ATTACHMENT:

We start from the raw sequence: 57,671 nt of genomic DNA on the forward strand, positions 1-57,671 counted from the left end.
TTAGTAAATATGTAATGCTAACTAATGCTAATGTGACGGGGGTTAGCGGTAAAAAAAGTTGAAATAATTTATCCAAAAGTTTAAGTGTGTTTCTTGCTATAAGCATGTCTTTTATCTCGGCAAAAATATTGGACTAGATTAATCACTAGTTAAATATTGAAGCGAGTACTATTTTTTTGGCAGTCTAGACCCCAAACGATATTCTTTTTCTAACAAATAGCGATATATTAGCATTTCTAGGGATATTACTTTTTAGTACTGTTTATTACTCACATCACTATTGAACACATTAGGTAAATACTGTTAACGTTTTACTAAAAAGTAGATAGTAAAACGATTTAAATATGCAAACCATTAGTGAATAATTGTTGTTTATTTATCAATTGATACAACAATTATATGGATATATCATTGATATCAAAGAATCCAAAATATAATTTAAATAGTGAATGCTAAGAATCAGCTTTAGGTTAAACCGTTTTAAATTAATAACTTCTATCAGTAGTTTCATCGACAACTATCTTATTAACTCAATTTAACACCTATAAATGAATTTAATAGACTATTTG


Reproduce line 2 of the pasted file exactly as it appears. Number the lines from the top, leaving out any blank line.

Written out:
TTAGTAAATATGTAATGCTAACTAATGCTAATGTGACGGGGGTTAGCGGTAAAAAAAGTTGAAATAATTTATCCAAAAGTTTAAGTGTGTTTCTTGCTATAAGCATGTCTTTTATCTCGGCAAAAATATTGGACTAGATTAATCACTAGTTAAATATTGAAGCGAGTACTATTTTTTTGGCAGTCTAGACCCCAAACGATATTCTTTTTCTAACAAATAGCGATATATTAGCATTTCTAGGGATATTACTTTTTAGTACTGTTTATTACTCACATCACTATTGAACACATTAGGTAAATACTGTTAACGTTTTACTAAAAAGTAGATAGTAAAACGATTTAAATATGCAAACCATTAGTGAATAATTGTTGTTTATTTATCAATTGATACAACAATTATATGGATATATCATTGATATCAAAGAATCCAAAATATAATTTAAATAGTGAATGCTAAGAATCAGCTTTAGGTTAAACCGTTTTAAATTAATAACTTCTATCAGTAGTTTCATCGACAACTATCTTATTAACTCAATTTAACACCTATAAATGAATTTAATAGACTATTTG